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Building a child's self-esteem from the start, according to Cousens and Lynn (2015), is one method a parent can create a lovely existence for them in the future. This is because the children must understand what their parents expect of them as well as the consequences if they fail. One of the goals of parenting is to help children have productive lives. As a result, making youngsters feel good about themselves is an acceptable educational goal. Their goal is to ensure that the children communicate positive ideas and feelings as they grow into adults. Self-esteem is a person's sense of self-worth and self-evaluation. Children with low self-esteem are often perceived to be hesitant to move out of their comfort zone or to take risks. They time and again think and talk negatively about themselves. The ones with high self-esteem, on the other hand, have a balance between thinking too positively or too negatively about oneself. The self-esteem of an individual comes from early positive experiences with parents. Regardless of the home environment, the parents can assist their young ones to build up a healthy self-esteem. The youngsters are affected by how much they feel loved, liked, and accepted by their parents. This paper will generate parenting paper outline information on various things the parents can do to promote high self-esteem in their children between the ages of five to fifteen.
Things parents can do to promote high self-esteem in their children
The parents should praise their children in ways that do not mislead or lie to them. It should acknowledge their efforts, and they need to pay more attention to the outcome as well as the process. The praise should be non-deceptive, which means it should focus on their hard work and efforts. They should be encouraged in areas of real strength (Carson, 2010).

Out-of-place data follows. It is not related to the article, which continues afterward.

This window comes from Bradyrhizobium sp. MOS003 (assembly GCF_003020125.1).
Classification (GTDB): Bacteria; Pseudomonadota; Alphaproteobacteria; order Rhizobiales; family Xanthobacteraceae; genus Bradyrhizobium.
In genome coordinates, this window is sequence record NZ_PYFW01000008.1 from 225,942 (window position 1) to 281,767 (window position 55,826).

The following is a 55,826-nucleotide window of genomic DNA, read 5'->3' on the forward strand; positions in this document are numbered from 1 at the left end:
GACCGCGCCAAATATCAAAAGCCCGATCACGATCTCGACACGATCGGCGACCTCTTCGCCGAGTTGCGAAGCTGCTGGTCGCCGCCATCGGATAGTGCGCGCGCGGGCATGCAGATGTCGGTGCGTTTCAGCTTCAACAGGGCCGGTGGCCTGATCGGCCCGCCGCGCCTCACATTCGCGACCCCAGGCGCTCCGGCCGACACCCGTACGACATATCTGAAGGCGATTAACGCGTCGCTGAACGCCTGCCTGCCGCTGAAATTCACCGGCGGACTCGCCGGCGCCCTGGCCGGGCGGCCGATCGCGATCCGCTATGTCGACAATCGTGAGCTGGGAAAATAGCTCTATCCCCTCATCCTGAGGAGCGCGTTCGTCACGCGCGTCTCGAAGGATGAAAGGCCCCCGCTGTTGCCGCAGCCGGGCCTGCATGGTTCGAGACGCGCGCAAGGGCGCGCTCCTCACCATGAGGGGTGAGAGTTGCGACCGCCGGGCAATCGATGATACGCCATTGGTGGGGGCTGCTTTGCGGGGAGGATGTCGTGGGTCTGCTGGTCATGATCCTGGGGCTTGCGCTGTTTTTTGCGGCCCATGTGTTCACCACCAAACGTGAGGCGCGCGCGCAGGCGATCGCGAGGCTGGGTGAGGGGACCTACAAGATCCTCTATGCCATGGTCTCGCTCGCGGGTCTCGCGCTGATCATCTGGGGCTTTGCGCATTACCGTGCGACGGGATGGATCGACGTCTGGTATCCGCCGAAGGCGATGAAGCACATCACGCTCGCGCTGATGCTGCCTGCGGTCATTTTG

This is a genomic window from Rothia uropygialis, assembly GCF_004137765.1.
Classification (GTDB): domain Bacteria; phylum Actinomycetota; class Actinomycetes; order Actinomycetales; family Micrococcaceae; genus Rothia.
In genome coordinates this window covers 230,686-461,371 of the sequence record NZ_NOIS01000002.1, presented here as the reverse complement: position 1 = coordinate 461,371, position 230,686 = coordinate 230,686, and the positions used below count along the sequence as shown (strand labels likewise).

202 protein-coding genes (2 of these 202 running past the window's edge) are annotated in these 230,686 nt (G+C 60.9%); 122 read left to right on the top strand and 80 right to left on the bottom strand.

Teach problem-solving skills
The parents should hold the children liable for their mistakes so that they may learn to solve problems. This will also teach them not to blame others for their mistakes. When the young ones get into trouble, the parents can help them to acknowledge their mistakes and come up with ways solve such issues. Although they should provide support, they should allow the youngster to take the lead in correcting the fault. The young ones will feel competent if they are enabled to focus on problem-solving rather than being blamed. From this, the parents will be teaching them that most problems can be fixed, people learn from experiencing failure, make mistakes, and other people will still care about them. This, in turn, will promote self-esteem in the youngsters. Additionally, the parents can facilitate the development of self-esteem in their children by providing them with opportunities for independence and individuality. Also, the parents need to present opportunities to the youngsters for contributing to the communities, schools, and families (Cornbluth, 2014).
Set suitable anticipations and boundaries
The parents will create an environment that is predictable and reasonable by setting consistent and firm boundaries for the behavior of their children. The children need to feel safe to take risks and explore. When the young ones know what is expected of them, they will create a sense of security because they are more likely to meet such expectations. Most children will respond with appropriate behaviors when the adults discipline them with care and warmth. The parents should, as well, have reasonable and high standards for behavior. When they break the rules, the consequences should not be cruel or harsh, but the adults should respond in a way that upholds the self-respect of the child. Being responsive, emotionally warm, consistent, and firm are hallmarks of good parenting, which, in turn, promotes high self-esteem in the children. The care and the love that the parents give to the children will facilitate the development of their self-esteem. The adults also need to ensure that the children grow up in a stable and secure home environment with affection and love. From this, they will feel valued and develop a positive self-image (Burnham & Jones, 2002).